IL-1 up-regulates osteopontin expression in experimental crescentic glomerulonephritis in the rat.
Osteopontin (OPN) is a macrophage chemotactic and adhesion molecule that acts to promote macrophage infiltration in rat anti-glomerular basement membrane (GBM) glomerulonephritis. The present study investigated the role of interleukin-1 (IL-1) in the up-regulation of renal OPN expression in this disease model. Accelerated anti-GBM glomerulonephritis was induced in groups of six rats. Animals were treated by a constant infusion of the IL-1 receptor antagonist or saline (control) over days -1 to 14 (induction phase) or days 7 to 21 (established disease). In normal rat kidney, OPN was expressed in a few tubules (<5%) and absent from glomeruli. During the development of rat anti-GBM disease (days 7 to 21), there was substantial up-regulation of OPN mRNA and protein expression in glomeruli (>5 cells per glomerular cross-section) and tubular epithelial cells (50-75% OPN-positive). Up-regulation of OPN expression was associated with macrophage accumulation within the kidney, severe proteinuria, loss of renal function, and severe histological damage including glomerular crescentic formation and tubulointerstitial fibrosis. In contrast, IL-1 receptor antagonist treatment of either the induction phase of disease or established disease significantly reduced OPN mRNA and protein expression in glomeruli (/75-85%, P < 0.001) and tubules (/45-60%, P < 0.001). The reduction in OPN expression was associated with significant inhibition of macrophage accumulation and progressive renal injury. In vitro, the addition of IL-1 to the normal rat tubular epithelial cell line NRK52E up-regulated OPN mRNA and protein levels, an effect that was dose-dependent and inhibited by the addition of IL-1 receptor antagonist, thus demonstrating that IL-1 can act directly to up-regulate renal OPN expression. In conclusion, this study provides in vivo and in vitro evidence that IL-1 up-regulates OPN expression in experimental kidney disease and support for the argument that inhibition of OPN expression is one mechanism by which IL-1 receptor antagonist treatment suppresses macrophage-mediated renal injury. (+info)
Development of scarring and renal failure in a rat model of crescentic glomerulonephritis.
BACKGROUND: The aim of this study was to develop and characterize a rat model of crescentic glomerulonephritis which progresses to glomerulosclerosis and renal failure. METHODS: Glomerulonephritis was induced in Wistar Kyoto rats by a single injection of rabbit anti-glomerular basement membrane antiserum. Albuminuria and serum creatinine were monitored. Kidneys were examined, from 2.5 h to 44 days, using light-microscopy and immunohistochemistry. To characterize the glomerular inflammatory infiltrate, glomeruli were digested to single cells and analysed by fluorescence-activated cell sorter (FACS) and by immunohistochemistry on cytospins. RESULTS: Rats developed albuminuria by 4 days and increased serum creatinine by day 18. Histology showed glomerular fibrinoid necrosis by day 4 and cellular crescents in a mean of 63% of glomeruli by day 11. By 6 weeks, rats had developed renal failure (mean creatinine >300 micromol/l) with 94% of the glomeruli showing glomerulosclerosis. The kidneys were also affected by severe interstitial nephritis and tubular loss. The glomeruli were infiltrated by monocytes/ macrophages (ED1+) and CD8+ (OX8+) cells. FACS analysis showed that CD8+ cells did not express T-cell markers (CD3, TCRalphabeta or TCRgammadelta) or the NK-cell marker (NKR-P1). FACS analysis of peripheral blood mononuclear cells demonstrated a population of monocytes reactive with OX8, and double-labelling of cytospin preparations of glomerular digests showed that a proportion of the CD8+ cells were a subset of ED1+ monocyte/macrophages. CONCLUSIONS: We have characterized a reproducible model of crescentic glomerulonephritis which rapidly progresses to chronic renal failure with glomerulosclerosis and tubulo-interstitial scarring. This model will be useful for testing new therapeutic approaches in crescentic glomerulonephritis. (+info)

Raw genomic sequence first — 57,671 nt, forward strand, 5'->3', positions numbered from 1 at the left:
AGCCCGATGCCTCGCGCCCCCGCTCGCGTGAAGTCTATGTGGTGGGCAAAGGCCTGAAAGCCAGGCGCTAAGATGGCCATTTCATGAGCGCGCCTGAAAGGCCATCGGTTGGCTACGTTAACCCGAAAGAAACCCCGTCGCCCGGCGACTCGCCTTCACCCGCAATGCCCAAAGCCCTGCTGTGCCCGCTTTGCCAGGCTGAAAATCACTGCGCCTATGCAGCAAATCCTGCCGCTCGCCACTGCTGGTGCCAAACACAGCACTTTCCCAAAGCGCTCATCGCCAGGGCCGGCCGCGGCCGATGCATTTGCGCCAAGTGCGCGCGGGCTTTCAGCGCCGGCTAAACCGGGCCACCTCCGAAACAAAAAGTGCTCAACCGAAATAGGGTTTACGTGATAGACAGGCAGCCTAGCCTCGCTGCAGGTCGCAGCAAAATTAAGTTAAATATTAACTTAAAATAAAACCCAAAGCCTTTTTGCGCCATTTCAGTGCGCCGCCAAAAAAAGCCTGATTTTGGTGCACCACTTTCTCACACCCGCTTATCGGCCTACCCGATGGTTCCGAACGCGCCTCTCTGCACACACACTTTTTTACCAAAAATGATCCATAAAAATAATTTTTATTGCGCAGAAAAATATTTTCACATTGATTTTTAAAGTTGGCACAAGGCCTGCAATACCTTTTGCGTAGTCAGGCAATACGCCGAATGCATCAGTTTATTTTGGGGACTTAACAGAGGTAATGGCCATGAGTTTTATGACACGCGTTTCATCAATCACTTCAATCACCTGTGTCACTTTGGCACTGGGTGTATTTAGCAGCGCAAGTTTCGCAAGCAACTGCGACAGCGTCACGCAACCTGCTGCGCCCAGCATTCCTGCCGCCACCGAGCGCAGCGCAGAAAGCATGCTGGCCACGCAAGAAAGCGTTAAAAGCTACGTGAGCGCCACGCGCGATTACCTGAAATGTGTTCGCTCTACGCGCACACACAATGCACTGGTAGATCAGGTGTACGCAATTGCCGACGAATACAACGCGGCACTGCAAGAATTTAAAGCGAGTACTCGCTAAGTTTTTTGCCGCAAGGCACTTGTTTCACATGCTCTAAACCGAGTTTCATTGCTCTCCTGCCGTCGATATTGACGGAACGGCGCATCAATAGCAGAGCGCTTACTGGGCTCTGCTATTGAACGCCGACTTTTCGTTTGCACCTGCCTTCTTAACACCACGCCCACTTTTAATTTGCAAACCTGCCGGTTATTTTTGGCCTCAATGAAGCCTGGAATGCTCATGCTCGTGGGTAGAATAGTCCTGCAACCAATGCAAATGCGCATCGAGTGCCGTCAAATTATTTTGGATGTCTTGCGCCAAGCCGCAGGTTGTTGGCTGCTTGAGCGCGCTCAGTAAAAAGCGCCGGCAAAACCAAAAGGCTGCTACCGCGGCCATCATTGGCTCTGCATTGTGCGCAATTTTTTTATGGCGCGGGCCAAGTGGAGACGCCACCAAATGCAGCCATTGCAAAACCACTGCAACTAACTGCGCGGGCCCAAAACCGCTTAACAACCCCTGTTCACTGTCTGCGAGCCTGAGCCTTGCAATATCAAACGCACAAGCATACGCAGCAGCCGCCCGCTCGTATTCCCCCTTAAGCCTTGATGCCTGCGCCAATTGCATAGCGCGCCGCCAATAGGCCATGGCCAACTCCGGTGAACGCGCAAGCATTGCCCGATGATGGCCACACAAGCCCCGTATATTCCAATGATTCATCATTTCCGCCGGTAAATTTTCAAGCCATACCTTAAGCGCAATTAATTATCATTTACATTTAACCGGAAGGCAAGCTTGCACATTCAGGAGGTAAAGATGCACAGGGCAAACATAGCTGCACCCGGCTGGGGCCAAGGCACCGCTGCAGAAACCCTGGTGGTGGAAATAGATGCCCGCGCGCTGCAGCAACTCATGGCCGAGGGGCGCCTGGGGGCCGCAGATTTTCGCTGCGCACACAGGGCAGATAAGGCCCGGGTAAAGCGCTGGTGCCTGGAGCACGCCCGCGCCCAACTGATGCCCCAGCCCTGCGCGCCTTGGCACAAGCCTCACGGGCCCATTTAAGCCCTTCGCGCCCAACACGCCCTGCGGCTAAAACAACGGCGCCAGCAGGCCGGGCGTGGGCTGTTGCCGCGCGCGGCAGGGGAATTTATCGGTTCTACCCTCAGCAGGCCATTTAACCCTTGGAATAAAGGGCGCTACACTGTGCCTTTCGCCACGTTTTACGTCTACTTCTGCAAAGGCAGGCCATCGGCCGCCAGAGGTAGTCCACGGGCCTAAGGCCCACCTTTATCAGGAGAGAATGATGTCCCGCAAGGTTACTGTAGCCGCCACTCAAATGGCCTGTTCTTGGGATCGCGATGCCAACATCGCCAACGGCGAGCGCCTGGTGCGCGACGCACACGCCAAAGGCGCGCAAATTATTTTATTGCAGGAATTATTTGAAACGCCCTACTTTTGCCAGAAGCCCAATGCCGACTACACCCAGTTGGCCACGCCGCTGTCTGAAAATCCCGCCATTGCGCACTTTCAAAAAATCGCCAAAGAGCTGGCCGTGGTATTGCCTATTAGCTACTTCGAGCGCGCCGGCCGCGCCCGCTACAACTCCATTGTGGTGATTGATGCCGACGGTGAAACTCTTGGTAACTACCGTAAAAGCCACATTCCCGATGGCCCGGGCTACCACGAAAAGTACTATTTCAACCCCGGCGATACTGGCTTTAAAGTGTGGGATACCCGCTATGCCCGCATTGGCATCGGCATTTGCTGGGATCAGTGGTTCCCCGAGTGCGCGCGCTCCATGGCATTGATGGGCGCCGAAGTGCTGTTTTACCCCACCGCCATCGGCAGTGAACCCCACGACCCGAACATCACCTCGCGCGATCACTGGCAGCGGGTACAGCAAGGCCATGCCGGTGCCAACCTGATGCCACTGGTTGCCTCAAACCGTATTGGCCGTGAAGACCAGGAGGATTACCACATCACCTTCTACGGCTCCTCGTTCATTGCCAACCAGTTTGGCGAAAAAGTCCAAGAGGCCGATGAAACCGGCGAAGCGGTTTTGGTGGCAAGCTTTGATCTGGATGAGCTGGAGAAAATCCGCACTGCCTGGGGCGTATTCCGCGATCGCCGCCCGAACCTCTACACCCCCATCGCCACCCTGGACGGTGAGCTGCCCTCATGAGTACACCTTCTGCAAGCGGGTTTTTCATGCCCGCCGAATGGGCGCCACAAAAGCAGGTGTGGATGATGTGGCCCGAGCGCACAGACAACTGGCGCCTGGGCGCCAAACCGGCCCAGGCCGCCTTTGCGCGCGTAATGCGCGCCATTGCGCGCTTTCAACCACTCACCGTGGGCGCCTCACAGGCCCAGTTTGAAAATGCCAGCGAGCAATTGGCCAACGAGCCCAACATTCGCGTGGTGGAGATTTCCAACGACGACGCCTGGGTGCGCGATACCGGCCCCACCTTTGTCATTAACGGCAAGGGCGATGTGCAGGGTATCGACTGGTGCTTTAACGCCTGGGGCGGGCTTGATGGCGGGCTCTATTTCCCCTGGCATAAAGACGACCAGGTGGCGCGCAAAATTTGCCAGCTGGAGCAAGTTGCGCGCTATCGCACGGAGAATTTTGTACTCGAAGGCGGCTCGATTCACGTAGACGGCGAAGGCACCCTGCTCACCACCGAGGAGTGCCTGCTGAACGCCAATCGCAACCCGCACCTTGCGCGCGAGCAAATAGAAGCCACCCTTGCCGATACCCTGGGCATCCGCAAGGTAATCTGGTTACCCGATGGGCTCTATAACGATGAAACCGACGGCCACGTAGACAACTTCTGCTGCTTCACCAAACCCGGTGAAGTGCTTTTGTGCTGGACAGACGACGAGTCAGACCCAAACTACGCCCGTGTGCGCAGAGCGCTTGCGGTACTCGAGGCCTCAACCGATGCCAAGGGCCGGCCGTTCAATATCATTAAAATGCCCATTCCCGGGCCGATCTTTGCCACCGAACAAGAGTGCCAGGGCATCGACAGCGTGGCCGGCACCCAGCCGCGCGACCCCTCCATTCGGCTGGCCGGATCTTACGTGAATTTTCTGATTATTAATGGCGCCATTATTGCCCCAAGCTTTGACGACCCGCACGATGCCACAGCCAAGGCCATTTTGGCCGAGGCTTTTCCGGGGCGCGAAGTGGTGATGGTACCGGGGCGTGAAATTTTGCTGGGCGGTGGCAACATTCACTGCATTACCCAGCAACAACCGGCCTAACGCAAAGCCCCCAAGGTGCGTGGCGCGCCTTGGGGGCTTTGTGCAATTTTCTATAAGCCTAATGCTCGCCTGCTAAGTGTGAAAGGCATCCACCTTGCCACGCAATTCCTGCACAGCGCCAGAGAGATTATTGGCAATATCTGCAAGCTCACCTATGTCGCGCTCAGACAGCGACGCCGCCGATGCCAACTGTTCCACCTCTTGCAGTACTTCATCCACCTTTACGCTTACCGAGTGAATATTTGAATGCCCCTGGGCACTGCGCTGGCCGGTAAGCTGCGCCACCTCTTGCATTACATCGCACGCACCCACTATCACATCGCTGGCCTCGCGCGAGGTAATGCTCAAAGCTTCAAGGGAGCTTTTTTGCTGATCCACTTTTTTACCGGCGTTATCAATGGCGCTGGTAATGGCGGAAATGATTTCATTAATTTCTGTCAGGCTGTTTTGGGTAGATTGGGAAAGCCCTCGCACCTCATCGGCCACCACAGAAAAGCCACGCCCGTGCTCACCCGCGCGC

Increased susceptibility to immunologically mediated glomerulonephritis in IFN-gamma-deficient mice.
It is postulated that IFN-gamma confers susceptibility to immunologically mediated tissue injury. To test this hypothesis, we compared the intensity of accelerated anti-glomerular basement membrane glomerulonephritis between wild-type (IFN-gamma+/+) and IFN-gamma gene knockout (IFN-gamma-/-) mice. This disease model is initiated by binding of heterologous (sheep) anti-glomerular basement membrane Abs to the glomeruli of mice preimmunized with sheep IgG. The secondary cellular and humoral immune responses to the planted Ag then lead to albuminuria and glomerular pathology. We found that IFN-gamma-/- mice or IFN-gamma+/+ mice injected with IFN-gamma-neutralizing Ab develop worse albuminuria and glomerular pathology than IFN-gamma+/+ mice. The humoral response to sheep IgG (serum mouse anti-sheep IgG titers and intraglomerular mouse IgG deposits) was comparable in the IFN-gamma+/+ and IFN-gamma-/- groups. In contrast, IFN-gamma-/- mice mounted a stronger cellular immune response (cutaneous delayed-type hypersensitivity reaction) to sheep IgG than IFN-gamma+/+ mice. These findings provide evidence that endogenous IFN-gamma has a protective role in immunologically mediated glomerulonephritis initiated by foreign Ags. (+info)
Goodpasture disease. Characterization of a single conformational epitope as the target of pathogenic autoantibodies.
Goodpasture disease is a prototype autoimmune disease characterized by the formation of autoantibodies against the heterotrimeric basement membrane collagen type IV, which causes a rapidly progressive glomerulonephritis. The pathogenic antibody response is directed to the non-collagenous (NC1) domain of the alpha3 chain of type IV collagen (alpha3(IV)NC1), but not to the homologous region of the alpha1(IV)NC1. To identify the conformation-dependent immunodominant epitope on the alpha3(IV)NC1, a variety of recombinant NC1 domains were constructed by replacing single residues of alpha3(IV) with the corresponding amino acids from the nonreactive alpha1(IV) chain. Replacement mutations were identified that completely destroyed the Goodpasture epitope in the alpha3(IV) chain. Based on the identification of these critical positions, the epitope was finally reconstructed within the frame of the alpha1(IV) chain. The substitution of nine discontinuous positions in the alpha1(IV)NC1 with amino acid residues from the alpha3 chain resulted in a recombinant construct that was recognized by all patients' sera (n = 20) but by none of the sera from healthy controls (n = 10). This provides, for the first time, the molecular characterization of a single immunodominant conformational epitope recognized by pathogenic autoantibodies in a human autoimmune disease, representing the basis for the development of new epitope-specific strategies in the treatment of Goodpasture disease. (+info)